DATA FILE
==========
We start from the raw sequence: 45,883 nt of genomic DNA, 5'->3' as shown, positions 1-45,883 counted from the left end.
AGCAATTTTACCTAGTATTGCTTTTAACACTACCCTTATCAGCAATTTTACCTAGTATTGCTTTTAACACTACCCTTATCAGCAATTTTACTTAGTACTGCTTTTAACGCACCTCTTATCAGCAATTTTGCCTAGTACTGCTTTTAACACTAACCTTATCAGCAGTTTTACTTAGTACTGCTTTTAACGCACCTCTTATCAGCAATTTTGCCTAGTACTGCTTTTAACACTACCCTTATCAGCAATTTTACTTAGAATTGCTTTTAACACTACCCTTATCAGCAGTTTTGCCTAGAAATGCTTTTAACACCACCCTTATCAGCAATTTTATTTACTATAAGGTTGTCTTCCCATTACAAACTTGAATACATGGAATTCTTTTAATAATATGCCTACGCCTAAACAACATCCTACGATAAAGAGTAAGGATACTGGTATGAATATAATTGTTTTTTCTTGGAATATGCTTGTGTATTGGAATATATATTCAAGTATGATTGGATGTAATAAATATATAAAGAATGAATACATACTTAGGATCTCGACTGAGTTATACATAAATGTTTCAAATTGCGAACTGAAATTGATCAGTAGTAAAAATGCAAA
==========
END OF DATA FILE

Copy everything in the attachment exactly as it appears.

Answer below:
We start from the raw sequence: 45,883 nt of genomic DNA, 5'->3' as shown, positions 1-45,883 counted from the left end.
AGCAATTTTACCTAGTATTGCTTTTAACACTACCCTTATCAGCAATTTTACCTAGTATTGCTTTTAACACTACCCTTATCAGCAATTTTACTTAGTACTGCTTTTAACGCACCTCTTATCAGCAATTTTGCCTAGTACTGCTTTTAACACTAACCTTATCAGCAGTTTTACTTAGTACTGCTTTTAACGCACCTCTTATCAGCAATTTTGCCTAGTACTGCTTTTAACACTACCCTTATCAGCAATTTTACTTAGAATTGCTTTTAACACTACCCTTATCAGCAGTTTTGCCTAGAAATGCTTTTAACACCACCCTTATCAGCAATTTTATTTACTATAAGGTTGTCTTCCCATTACAAACTTGAATACATGGAATTCTTTTAATAATATGCCTACGCCTAAACAACATCCTACGATAAAGAGTAAGGATACTGGTATGAATATAATTGTTTTTTCTTGGAATATGCTTGTGTATTGGAATATATATTCAAGTATGATTGGATGTAATAAATATATAAAGAATGAATACATACTTAGGATCTCGACTGAGTTATACATAAATGTTTCAAATTGCGAACTGAAATTGATCAGTAGTAAAAATGCAAA